One of the unique strengths of the Irish agrifood sector has been the shared vision for the sustainable development of the sector in Food Wise 2025. It is crucial that we all continue to work together. I have highlighted the need for stakeholders to recognise their interdependency and to increase the strength of all links in the supply chain, including the development of beef producer organisations. I am deeply committed to fully supporting and developing Ireland’s beef sector. I am strongly of the view that the existing range of supports available to beef farmers under the rural development programme, together with ensuring access to as many markets as possible, both for live animals and beef exports, are appropriate for the continued development of the sector.

I thank the Minister for his comprehensive reply. In light of the ongoing and drawn-out discussions on Brexit, is there scope for an intervention with interim measures that may offset the negative impact and potential instability arising in the market, particularly in the beef area? Does the Minister believe it may be possible to move forward a plan in this context in the near future?

The Deputy will appreciate that the substantial emphasis up to relatively recently has been on dealing with the supports that would be necessary if the United Kingdom crashed out of the European Union. Fortunately, that scenario has been avoided to date and the deadline has been moved down the road substantially. The issue has not gone away but we have some respite from it in the immediate future.

The difficult market conditions are partially related to market sentiment arising from Brexit, sterling differentials and high costs associated with last year because of weather difficulties. There was static consumption at a time when there was an increased beef kill because of that bad weather. We have made the case to the Commission that there is reason for an interim support package not related to Brexit at all. It is a view that has some traction from other member states as well. I have been engaged with the Commission since we raised the matter in April and I await its response in that regard.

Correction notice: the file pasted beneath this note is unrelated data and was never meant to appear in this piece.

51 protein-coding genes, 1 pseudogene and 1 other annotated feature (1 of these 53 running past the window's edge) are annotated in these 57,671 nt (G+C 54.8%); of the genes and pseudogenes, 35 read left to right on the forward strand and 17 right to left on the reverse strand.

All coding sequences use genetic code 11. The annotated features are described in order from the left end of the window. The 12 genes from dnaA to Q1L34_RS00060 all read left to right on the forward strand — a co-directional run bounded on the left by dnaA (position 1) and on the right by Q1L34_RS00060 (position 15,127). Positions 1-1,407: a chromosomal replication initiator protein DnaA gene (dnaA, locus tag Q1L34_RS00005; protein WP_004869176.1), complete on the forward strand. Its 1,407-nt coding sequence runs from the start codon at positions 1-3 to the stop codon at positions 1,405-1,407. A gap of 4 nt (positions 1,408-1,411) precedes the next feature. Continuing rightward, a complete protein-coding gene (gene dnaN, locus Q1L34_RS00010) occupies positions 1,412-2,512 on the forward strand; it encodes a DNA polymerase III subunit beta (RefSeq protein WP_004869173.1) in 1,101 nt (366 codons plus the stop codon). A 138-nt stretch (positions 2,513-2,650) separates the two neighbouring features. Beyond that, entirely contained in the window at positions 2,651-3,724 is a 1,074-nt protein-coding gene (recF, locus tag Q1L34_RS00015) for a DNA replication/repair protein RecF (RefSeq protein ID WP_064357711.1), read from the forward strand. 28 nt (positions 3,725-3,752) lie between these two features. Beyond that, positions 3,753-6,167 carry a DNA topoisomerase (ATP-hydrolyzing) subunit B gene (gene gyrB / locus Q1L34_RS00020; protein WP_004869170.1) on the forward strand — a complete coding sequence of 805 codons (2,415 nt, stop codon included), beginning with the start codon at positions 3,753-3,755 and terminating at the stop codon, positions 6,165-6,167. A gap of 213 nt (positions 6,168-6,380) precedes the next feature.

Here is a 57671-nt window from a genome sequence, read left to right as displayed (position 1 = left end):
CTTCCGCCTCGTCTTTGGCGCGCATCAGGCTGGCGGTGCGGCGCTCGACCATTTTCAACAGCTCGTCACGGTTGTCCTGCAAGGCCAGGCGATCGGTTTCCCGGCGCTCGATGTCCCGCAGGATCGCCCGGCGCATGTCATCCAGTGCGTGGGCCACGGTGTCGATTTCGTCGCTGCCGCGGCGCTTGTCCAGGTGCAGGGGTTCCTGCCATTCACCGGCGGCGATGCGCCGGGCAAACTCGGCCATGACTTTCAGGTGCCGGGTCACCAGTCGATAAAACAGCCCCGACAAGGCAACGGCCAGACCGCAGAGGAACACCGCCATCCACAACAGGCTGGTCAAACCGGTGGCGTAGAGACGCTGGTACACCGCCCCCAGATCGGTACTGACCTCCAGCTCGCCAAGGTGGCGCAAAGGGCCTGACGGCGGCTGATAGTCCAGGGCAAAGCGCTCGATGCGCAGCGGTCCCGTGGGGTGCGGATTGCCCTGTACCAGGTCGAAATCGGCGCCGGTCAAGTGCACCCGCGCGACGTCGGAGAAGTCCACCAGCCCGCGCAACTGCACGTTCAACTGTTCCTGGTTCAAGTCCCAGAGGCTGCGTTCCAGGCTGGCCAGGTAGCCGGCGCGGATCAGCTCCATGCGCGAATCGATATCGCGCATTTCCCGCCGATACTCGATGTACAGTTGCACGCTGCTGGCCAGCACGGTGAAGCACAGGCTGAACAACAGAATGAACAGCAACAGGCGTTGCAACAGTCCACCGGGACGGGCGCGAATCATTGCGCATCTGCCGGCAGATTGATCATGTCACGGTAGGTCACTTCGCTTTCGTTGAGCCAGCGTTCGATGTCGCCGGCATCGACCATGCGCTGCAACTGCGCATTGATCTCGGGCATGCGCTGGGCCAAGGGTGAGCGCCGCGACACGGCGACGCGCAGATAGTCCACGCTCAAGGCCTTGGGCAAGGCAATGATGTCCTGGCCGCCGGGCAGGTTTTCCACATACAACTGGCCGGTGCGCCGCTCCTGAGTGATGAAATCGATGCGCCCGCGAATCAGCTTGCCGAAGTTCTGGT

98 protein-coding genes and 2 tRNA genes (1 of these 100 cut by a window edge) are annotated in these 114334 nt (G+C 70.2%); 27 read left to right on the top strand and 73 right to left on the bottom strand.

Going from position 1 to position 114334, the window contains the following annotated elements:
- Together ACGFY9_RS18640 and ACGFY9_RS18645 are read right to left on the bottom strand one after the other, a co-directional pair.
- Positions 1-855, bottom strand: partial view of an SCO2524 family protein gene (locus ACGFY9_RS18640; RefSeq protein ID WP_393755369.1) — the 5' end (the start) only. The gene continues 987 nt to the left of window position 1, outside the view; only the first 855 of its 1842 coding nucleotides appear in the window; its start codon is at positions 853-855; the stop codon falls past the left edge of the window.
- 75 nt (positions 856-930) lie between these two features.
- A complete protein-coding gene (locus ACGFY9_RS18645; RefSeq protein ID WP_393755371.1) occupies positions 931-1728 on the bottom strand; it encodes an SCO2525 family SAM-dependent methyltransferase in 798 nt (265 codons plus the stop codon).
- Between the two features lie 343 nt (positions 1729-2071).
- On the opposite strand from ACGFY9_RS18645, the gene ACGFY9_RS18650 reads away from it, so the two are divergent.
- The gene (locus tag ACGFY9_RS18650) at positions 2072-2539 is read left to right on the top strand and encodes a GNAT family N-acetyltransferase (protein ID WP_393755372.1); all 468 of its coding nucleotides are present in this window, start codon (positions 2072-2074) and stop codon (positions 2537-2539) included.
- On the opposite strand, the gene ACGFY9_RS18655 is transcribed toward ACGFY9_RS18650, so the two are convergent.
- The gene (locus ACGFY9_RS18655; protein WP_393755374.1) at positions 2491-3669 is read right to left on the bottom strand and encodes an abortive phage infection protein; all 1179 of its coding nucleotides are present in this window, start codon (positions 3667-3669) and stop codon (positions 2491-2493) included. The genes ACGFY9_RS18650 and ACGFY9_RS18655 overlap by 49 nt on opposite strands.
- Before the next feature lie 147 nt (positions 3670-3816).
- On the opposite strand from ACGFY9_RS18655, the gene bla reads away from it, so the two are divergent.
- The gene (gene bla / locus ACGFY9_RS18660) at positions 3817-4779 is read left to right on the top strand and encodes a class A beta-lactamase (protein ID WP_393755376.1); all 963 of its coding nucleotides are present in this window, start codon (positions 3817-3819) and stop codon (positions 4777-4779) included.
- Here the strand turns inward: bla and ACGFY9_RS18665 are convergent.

I thank the Minister and he has very correctly assessed the position. It is also important to recognise that as time drags on and there is continued indecision with respect to the outcome of Brexit, there will always be a potentially destabilising factor for the markets. In light of this, will the European Union institutions and colleagues in the Union be sufficiently alert to and aware of the vulnerability of the agrifood sector in this country and the absolute necessity to ensure its viability in the medium and long term?

Damage can be done in the short term as well.

There is no doubt about that level of awareness in the European Union. One of the Brexit strategies we deployed was increasing awareness of our unique exposure to the UK market and this is clearly understood. There is less understanding of the immediate difficulties we face because Brexit has not happened yet and the consequences cannot be felt. However, the reality is there is a market sentiment associated with Brexit and sterling which is currently having an impact. We are prosecuting the case with officials from the Commission. We have been doing other things such as on areas of natural constraints and with the beef environmental efficiency producer organisations to build resilience within the sector in terms of what we can do ourselves. It is a comprehensive response but a significant part of the strategy is a response from the Commission to our proposals and we await that.